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Bombay High Court
Abdul Rahman vs Emperor on 14 December, 1926
Equivalent citations: (1927) 29 BOMLR 813
Author: Phillimore
Bench: Phillimore, Sinha, Blanesburgh, Salvesen, J Wallis


Phillimore, J.

1. This appeal, which is presented by special leave, arises in the following circumstances. One, Mani Iyer, presented an insolvency petition in the High Court of Rangoon against the firm of D.K. Cassim & Sons, alleging that the firm had allowed the attachment of certain immoveable properties to remain undischarged for over three weeks and had thereby committed an act of insolvency.

2. On hearing of the petition it appeared that the orders for the attachment had been made on November 19 and 21, 1923, but that the date of execution was the 27th, and that within three weeks of the 27th, though not within three weeks of the 19th, the attachment had been discharged, and, therefore, there was no act of insolvency.

3. It appeared, however, that in order to support the petition, the dates of execution of the warrants had been altered from the 27th to the 20th and 21st, respectively.

4. This being so, the Judge dismissed the petition and reported the case with a view to criminal proceedings, and proceedings were taken against Mani Iyer and against the present appellant Abdul Rahman, who was alleged to have abetted the forgery in order to injure or ruin trade rivals.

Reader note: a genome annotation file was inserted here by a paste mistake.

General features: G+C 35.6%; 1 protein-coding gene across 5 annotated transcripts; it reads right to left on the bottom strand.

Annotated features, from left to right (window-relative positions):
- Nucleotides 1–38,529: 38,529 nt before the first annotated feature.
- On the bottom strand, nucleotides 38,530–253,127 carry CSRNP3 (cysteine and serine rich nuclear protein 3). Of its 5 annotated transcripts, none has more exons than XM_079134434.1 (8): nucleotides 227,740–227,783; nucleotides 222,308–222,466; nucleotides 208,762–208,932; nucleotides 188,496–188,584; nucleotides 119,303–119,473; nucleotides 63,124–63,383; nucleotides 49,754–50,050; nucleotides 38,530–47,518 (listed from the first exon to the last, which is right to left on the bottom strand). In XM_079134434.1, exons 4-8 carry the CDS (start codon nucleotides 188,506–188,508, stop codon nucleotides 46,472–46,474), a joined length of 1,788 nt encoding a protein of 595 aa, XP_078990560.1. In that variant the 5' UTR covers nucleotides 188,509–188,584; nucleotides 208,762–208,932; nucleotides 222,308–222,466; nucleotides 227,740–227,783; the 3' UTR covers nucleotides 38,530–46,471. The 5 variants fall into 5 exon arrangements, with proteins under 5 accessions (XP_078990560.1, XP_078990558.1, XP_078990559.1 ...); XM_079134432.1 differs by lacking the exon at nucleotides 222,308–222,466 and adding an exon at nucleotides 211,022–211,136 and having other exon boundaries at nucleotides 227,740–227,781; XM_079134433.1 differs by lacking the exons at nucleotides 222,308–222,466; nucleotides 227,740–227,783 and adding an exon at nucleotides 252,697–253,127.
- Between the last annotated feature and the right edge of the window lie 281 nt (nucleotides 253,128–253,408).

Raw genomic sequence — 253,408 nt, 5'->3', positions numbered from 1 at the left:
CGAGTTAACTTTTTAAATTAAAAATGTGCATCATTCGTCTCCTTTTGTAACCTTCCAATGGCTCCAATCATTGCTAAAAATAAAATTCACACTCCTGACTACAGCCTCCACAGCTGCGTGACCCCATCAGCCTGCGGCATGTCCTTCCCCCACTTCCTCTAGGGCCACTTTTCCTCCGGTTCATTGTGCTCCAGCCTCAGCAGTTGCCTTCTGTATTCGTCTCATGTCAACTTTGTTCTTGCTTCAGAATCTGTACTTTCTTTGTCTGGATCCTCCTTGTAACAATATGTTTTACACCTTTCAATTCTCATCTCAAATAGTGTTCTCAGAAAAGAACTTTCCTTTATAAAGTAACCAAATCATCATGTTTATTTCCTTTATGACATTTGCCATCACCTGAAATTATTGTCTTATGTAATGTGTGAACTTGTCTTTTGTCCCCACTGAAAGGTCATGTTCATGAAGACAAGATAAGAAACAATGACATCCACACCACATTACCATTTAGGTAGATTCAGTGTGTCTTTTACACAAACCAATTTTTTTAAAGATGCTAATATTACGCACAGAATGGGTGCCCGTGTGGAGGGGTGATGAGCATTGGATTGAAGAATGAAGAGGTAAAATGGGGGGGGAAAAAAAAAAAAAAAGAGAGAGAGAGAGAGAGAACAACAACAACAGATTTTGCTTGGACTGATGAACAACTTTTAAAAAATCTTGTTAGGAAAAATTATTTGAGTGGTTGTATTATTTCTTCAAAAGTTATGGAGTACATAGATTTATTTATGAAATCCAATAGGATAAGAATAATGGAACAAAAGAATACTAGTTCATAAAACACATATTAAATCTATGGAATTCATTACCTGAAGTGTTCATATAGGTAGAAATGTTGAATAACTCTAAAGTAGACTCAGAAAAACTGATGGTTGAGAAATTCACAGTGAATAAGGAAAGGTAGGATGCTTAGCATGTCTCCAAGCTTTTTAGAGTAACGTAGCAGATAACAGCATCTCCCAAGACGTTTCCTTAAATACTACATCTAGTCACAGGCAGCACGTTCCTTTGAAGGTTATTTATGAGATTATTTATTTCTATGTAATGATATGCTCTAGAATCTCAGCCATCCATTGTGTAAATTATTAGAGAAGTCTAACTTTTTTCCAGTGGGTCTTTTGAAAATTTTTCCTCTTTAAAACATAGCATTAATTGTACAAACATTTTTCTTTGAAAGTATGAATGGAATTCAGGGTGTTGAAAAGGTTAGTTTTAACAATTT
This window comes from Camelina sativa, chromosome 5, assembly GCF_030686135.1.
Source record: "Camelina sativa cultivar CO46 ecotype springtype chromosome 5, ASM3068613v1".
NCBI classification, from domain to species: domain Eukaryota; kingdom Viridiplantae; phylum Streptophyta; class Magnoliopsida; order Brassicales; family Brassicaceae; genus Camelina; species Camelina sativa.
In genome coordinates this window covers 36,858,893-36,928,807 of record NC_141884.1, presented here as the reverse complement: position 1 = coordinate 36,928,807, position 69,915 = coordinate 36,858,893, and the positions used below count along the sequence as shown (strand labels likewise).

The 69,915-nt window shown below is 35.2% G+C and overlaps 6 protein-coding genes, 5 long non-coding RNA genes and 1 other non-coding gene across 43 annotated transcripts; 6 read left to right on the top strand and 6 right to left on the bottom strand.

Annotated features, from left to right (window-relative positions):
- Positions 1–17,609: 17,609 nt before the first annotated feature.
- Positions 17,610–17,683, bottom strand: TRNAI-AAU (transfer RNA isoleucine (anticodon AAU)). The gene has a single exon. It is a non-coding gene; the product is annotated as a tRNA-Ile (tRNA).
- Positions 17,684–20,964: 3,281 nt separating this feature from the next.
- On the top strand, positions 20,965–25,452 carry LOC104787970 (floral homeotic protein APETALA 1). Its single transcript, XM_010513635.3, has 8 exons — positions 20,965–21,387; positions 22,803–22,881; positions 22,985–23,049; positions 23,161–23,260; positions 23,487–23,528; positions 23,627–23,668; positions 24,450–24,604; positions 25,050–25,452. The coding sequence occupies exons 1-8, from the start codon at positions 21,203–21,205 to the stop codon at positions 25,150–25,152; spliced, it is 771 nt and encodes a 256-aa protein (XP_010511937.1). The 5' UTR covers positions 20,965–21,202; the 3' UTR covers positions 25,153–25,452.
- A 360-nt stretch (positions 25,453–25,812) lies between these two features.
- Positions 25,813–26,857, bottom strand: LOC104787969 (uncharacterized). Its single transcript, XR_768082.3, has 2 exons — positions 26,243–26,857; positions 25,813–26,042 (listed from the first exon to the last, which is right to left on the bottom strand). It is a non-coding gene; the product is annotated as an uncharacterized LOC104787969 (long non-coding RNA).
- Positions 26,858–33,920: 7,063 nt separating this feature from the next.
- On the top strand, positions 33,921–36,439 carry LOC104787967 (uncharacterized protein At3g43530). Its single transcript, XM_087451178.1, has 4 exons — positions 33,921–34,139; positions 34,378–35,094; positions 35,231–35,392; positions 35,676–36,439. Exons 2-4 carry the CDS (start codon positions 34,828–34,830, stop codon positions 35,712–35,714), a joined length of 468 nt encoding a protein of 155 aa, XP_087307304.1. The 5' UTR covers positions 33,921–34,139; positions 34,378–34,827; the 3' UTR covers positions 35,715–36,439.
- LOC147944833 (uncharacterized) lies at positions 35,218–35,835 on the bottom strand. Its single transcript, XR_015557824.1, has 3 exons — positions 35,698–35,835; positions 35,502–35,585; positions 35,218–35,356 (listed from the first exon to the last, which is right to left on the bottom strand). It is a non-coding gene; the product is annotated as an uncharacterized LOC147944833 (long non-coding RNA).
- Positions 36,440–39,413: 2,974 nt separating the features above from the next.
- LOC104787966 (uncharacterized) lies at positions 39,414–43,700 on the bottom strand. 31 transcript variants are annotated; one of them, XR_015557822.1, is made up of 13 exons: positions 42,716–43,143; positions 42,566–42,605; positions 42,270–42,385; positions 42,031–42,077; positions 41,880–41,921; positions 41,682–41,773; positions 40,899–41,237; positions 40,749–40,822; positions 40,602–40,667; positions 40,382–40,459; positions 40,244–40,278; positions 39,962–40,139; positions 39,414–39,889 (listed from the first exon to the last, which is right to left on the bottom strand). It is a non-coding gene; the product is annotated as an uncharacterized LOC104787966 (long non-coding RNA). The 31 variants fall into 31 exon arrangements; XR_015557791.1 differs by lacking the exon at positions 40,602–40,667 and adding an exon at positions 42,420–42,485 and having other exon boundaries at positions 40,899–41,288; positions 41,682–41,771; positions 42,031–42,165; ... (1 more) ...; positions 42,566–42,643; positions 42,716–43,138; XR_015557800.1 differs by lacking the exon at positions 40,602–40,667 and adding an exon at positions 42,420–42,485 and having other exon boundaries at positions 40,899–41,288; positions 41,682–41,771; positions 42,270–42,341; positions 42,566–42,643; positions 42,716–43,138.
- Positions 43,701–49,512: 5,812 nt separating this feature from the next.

5. After some mistaken steps See Nga Hla U v. King-Emperor (1925) I.L.R. 3 Rang. 139, the matter finally came before the District Magistrate at Rangoon. He, after taking evidence, formulated two charges against each of the accused. The first was to the effect that each of them acting jointly with the other, instigated some person unknown to forge false dates and serial numbers and the warrants; and the second was that they attempted to procure the head process server to alter the dates on the register so as to make them correspond with the forged dates on the warrant.

6. Upon these two charges the District Magistrate convicted both the accused; and upon the first charge he passed sentence on each of two years rigorous imprisonment. In respect of the second charge he passed no sentence.

7. Both the accused appealed from these convictions and sentences to the High Court which affirmed the convictions, but reduced the sentence to rigorous imprisonment for nine months. From this conviction and sentence Abdul Rahman has now obtained special leave to appeal to His Majesty in Council.

8. One objection which is taken on behalf of the appellant can be disposed of shortly. It takes the form of an attack upon the conviction on second charge, it being urged by counsel that though no sentence was passed in respect of this conviction, the Judges may have taken it into account in estimating the quantum of sentence to bo passed on the first conviction.